Convicted D.C. Sniper Shares His Story 10 Years After Murder Spree
WASHINGTON (WJZ)—Monday marks the 10th anniversary of the sniper murder spree that left 10 dead across Maryland, Washington, D.C. and Virginia.
Alex DeMetrick has a look back at the killings and the killers.
During 21 days in October 2002, John Allen Muhammad and Lee Boyd Malvo murdered and injured at will.
In a rare interview, Malvo talked about the killing spree and its aftermath.
The shots didn’t just seem to come out of nowhere. They could come from anywhere. Ten years ago, 13 people were shot in the sniper attacks, and 10 died.
People were murdered while pumping gas or shopping or mowing a lawn. The randomness was terrifying.
“Everyone is frightened. This has got to stop,” one woman said in 2002.
It finally did with the arrests of Muhammad and 17-year-old Malvo in Maryland.
In an interview with the Washington Post, Malvo details how he was brainwashed by Muhammad, saying, “He picked me because he knew he could mold me. It was a military mission. He told me to do something, and I did it.”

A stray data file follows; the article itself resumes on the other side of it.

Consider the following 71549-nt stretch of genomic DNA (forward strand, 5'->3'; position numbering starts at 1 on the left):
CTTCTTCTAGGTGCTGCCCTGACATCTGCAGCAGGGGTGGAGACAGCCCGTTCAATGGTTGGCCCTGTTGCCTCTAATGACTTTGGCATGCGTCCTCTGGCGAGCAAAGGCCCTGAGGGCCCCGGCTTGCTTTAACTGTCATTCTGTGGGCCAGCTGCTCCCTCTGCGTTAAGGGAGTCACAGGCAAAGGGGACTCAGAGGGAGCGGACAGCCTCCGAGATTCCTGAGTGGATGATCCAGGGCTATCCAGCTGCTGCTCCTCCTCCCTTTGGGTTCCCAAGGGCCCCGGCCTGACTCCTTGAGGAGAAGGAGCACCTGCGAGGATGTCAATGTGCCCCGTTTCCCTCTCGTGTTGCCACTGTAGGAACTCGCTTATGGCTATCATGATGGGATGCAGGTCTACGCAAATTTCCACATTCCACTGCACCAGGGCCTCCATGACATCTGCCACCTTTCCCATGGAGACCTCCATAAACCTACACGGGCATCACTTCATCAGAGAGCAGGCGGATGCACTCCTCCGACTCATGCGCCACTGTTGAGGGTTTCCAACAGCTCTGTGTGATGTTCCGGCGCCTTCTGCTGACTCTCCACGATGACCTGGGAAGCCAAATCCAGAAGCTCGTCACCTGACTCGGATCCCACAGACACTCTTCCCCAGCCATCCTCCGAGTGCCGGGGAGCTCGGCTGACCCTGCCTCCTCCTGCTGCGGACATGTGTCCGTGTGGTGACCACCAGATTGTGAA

Malvo was told to shoot restaurant owner Paul LaRuffa–an order LaRuffa believes Muhammad orchestrated.
“People don’t go around killing people. Normal people don’t do it. I think he’s a psychopath. I really do. But I think he’s responsible for what he did,” LaRuffa said.
Muhammad was executed in Virginia in 2009.
He never found his ex-wife Mildred, who fled with their children to Maryland and launched Muhammad’s plan.
“His plan was he was going to create a diversion. I would be one of the victims. He had to make it look like a random shooting,” Muhammad said.
Like the bullet that killed Ted Franklin’s wife Linda at a Virginia Home Depot.
Malvo was looking at Franklin’s eyes through binoculars.
He now says “it’s the worst sort of pain I have ever seen in my life. You feel like the worst piece of scum on the planet. I was a monster.”
Malvo is now 27. He will spend the rest of his life in prison.
Malvo’s sentence is being carried out in maximum security. He spends 23 hours a day in his cell, and he has no contact with any other prisoners.